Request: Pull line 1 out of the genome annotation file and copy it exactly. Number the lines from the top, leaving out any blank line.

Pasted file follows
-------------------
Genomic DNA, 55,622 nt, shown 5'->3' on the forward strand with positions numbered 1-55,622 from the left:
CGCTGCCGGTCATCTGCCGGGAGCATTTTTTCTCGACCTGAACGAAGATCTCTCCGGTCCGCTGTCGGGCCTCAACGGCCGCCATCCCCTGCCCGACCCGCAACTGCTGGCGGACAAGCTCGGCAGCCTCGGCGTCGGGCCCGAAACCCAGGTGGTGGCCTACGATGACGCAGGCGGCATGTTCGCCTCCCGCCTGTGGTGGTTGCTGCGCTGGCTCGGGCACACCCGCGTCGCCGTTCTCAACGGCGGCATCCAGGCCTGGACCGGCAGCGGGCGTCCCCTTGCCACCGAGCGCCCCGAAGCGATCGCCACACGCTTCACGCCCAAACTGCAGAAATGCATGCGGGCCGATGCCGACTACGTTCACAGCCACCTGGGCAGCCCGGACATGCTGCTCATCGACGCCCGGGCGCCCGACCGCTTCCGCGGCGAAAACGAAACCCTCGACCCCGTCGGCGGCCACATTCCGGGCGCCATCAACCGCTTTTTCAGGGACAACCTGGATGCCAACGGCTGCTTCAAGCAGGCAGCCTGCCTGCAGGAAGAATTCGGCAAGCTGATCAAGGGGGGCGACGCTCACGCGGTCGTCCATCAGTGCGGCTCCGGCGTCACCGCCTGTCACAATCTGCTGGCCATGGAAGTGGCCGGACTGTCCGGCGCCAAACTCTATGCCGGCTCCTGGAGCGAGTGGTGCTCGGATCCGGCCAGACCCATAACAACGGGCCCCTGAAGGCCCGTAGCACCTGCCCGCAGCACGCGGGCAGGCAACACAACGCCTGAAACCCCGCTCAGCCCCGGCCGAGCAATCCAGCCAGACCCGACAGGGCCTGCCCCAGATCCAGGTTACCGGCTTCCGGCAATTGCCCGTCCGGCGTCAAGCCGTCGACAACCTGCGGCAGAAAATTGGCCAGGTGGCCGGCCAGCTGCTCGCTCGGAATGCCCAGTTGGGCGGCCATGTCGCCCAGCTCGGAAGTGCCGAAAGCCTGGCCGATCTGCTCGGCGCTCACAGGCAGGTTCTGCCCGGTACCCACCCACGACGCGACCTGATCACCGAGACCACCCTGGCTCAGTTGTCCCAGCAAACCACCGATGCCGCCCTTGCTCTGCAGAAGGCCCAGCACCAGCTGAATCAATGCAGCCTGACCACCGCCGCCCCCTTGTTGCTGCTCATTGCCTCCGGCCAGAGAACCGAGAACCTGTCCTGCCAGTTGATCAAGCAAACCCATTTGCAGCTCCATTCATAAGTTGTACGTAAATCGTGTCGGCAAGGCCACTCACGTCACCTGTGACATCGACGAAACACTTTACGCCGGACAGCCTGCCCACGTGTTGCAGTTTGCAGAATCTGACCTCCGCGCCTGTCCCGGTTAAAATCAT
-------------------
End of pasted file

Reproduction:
Genomic DNA, 55,622 nt, shown 5'->3' on the forward strand with positions numbered 1-55,622 from the left: